What is the 12+/13+ late transfer test?
After months of preparation, hearing that your child has narrowly missed out on a grammar school place due to their 11+ score can be a huge disappointment. Most children will settle happily into an alternative school and flourish there, but in some cases, there’s a second chance to gain a grammar school place. This is known as the 12+ or 13+ late transfer test.
What is the late transfer test?
The late transfer test is to determine which students are suitable for entry into a grammar school in Year 8 or Year 9. Not all grammar schools have this system, but they might offer a late transfer procedure if:
- They have a pass mark for the 11+ and only admit children who achieve this score, rather than admitting the highest-ranked children until all places are filled. This can leave unfilled places if there are fewer children passing the test than places available.
- There were fewer applicants overall than spaces, so there are no children on the waiting list to fill vacant places.
- A number of children have left the school during the academic year, leaving vacancies.
It’s worth noting that there are usually far fewer places available via the late transfer procedure than in the first round of 11+ admissions – often only a couple per school. ‘There’s no reason why children shouldn’t apply, but it’s important to be realistic about your chances of getting in,’ advises Susan Hamlyn, director of The Good Schools Guide Advice Service.
Who can take the test?
The late transfer test is intended for children who didn’t gain a school place via the usual 11+ route. This may be because they didn’t reach the required standard, or didn’t take the 11+ in the first place. The theory is that some children perform better with the benefit of an extra 18 months of age, education and preparation time.
Children who move into the area during the school year don’t have to take the late transfer test, but should contact their preferred schools to find out about their vacancies and in-year admission procedures.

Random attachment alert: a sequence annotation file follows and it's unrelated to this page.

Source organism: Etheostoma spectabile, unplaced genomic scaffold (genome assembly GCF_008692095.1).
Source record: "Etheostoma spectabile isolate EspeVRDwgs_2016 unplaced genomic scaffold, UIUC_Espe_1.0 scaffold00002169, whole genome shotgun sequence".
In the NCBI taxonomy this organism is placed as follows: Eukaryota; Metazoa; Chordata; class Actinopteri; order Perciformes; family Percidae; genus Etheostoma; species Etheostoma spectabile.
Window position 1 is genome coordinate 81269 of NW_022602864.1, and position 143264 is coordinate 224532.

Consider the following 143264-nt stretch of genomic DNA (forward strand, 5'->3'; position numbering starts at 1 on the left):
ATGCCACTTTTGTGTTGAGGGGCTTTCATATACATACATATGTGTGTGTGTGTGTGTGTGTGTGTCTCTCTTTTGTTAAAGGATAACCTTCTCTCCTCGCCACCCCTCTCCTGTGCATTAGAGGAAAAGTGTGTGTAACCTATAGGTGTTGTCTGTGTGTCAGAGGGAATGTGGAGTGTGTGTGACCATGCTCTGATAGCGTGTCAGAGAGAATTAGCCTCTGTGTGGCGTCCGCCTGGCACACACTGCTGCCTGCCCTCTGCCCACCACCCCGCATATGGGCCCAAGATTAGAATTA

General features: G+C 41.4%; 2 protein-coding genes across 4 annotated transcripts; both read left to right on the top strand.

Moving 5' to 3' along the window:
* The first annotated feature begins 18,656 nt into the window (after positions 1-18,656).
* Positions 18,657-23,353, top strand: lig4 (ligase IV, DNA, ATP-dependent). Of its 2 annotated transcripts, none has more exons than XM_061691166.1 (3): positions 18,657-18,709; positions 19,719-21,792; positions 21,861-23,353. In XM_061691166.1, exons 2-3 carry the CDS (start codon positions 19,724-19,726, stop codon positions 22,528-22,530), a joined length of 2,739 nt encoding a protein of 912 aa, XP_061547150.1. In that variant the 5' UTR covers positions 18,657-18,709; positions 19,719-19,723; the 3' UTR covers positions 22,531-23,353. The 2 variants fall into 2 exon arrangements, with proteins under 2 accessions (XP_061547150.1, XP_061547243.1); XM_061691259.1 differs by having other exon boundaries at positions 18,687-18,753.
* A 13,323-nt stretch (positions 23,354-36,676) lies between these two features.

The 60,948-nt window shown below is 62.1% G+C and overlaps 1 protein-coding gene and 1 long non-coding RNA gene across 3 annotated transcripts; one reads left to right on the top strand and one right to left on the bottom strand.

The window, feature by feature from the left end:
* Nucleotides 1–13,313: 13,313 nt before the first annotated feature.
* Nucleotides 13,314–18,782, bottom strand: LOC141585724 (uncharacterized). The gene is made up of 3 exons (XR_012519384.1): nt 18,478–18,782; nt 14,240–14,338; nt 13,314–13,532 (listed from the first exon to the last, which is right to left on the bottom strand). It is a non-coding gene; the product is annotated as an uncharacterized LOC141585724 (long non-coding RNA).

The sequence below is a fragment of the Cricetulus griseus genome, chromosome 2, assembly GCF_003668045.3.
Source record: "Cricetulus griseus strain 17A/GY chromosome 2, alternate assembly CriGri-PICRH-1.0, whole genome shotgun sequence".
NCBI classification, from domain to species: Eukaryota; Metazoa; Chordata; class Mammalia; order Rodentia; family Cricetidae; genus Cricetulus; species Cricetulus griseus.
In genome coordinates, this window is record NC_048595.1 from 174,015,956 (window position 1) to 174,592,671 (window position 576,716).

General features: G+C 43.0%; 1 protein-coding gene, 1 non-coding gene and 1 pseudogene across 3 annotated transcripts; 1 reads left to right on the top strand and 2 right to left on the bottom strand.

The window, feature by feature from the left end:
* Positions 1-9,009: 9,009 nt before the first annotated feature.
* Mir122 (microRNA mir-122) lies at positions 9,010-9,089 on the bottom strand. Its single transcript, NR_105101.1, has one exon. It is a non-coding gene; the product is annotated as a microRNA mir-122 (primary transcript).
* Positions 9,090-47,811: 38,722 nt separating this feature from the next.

What skills are involved?
Different schools have different arrangements for the 12+ and 13+, but typically, children are asked to complete a combination of maths, English, verbal reasoning and non-verbal reasoning tests. These may be written or computer-based tasks.
Some schools use tests commissioned by an external examination provider, such as CEM – which also provides 11+ tests. This is the case in many Buckinghamshire schools, where the pass mark 11+ system means that a number of places are filled each year by the late transfer test. Others write their own papers, or use a combination of in-house and external papers.
Tests are generally taken at a fixed location, which may be the school or another test centre, on a set date.
How to prepare your child
You’ll naturally want your child to have the best chance of 12+ or 13+ success, but is tutoring needed to get them through the test? This depends in part on their current schooling, says Susan. ‘If a child is coming from an independent school where they’ve had lots of exam practice, you might not feel tutoring is necessary,’ she explains. ‘However, many families, and especially those coming from state schools, do like to bolt on tutoring to give their child some practice in the skills they need and the actual process of completing the papers.’ In addition, grammar schools often provide familiarisation materials to help children get to grips with the exam format and the types of questions they’ll be asked.
To find out about whether your local grammar school has a late transfer procedure and what’s involved, contact the school directly.